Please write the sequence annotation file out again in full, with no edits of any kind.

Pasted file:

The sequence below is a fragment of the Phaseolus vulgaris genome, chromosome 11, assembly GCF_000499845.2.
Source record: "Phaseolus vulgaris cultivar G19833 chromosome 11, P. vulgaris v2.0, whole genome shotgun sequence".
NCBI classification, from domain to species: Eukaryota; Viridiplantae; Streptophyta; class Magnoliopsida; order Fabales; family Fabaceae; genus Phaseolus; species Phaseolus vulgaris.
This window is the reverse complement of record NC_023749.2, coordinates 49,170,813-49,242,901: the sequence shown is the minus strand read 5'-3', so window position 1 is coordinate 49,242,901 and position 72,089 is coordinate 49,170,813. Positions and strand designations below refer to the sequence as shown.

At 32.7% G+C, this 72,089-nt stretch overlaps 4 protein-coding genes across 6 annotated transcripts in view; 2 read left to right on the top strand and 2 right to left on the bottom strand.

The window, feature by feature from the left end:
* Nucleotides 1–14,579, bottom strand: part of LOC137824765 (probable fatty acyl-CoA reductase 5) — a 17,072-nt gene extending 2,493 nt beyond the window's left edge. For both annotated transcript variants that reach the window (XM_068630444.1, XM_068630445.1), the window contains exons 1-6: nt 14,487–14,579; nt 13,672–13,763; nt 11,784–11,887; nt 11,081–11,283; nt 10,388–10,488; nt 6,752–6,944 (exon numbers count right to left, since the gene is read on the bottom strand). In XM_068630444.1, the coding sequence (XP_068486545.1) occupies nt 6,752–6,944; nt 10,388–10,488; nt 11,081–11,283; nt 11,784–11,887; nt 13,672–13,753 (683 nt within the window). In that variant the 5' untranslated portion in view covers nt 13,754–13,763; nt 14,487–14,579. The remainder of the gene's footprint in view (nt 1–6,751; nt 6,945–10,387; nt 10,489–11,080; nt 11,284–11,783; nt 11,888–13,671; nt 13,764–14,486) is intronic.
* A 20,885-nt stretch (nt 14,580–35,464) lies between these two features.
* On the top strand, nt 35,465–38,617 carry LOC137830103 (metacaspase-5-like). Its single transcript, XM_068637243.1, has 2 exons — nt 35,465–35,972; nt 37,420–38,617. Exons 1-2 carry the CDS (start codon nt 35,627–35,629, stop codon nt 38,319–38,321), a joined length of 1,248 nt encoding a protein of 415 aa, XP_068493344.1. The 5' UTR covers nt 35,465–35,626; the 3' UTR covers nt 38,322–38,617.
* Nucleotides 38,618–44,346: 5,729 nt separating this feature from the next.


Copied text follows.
The sequence below is a fragment of the Phaseolus vulgaris genome, chromosome 11, assembly GCF_000499845.2.
Source record: "Phaseolus vulgaris cultivar G19833 chromosome 11, P. vulgaris v2.0, whole genome shotgun sequence".
NCBI classification, from domain to species: Eukaryota; Viridiplantae; Streptophyta; class Magnoliopsida; order Fabales; family Fabaceae; genus Phaseolus; species Phaseolus vulgaris.
This window is the reverse complement of record NC_023749.2, coordinates 49,170,813-49,242,901: the sequence shown is the minus strand read 5'-3', so window position 1 is coordinate 49,242,901 and position 72,089 is coordinate 49,170,813. Positions and strand designations below refer to the sequence as shown.

At 32.7% G+C, this 72,089-nt stretch overlaps 4 protein-coding genes across 6 annotated transcripts in view; 2 read left to right on the top strand and 2 right to left on the bottom strand.

The window, feature by feature from the left end:
* Nucleotides 1–14,579, bottom strand: part of LOC137824765 (probable fatty acyl-CoA reductase 5) — a 17,072-nt gene extending 2,493 nt beyond the window's left edge. For both annotated transcript variants that reach the window (XM_068630444.1, XM_068630445.1), the window contains exons 1-6: nt 14,487–14,579; nt 13,672–13,763; nt 11,784–11,887; nt 11,081–11,283; nt 10,388–10,488; nt 6,752–6,944 (exon numbers count right to left, since the gene is read on the bottom strand). In XM_068630444.1, the coding sequence (XP_068486545.1) occupies nt 6,752–6,944; nt 10,388–10,488; nt 11,081–11,283; nt 11,784–11,887; nt 13,672–13,753 (683 nt within the window). In that variant the 5' untranslated portion in view covers nt 13,754–13,763; nt 14,487–14,579. The remainder of the gene's footprint in view (nt 1–6,751; nt 6,945–10,387; nt 10,489–11,080; nt 11,284–11,783; nt 11,888–13,671; nt 13,764–14,486) is intronic.
* A 20,885-nt stretch (nt 14,580–35,464) lies between these two features.
* On the top strand, nt 35,465–38,617 carry LOC137830103 (metacaspase-5-like). Its single transcript, XM_068637243.1, has 2 exons — nt 35,465–35,972; nt 37,420–38,617. Exons 1-2 carry the CDS (start codon nt 35,627–35,629, stop codon nt 38,319–38,321), a joined length of 1,248 nt encoding a protein of 415 aa, XP_068493344.1. The 5' UTR covers nt 35,465–35,626; the 3' UTR covers nt 38,322–38,617.
* Nucleotides 38,618–44,346: 5,729 nt separating this feature from the next.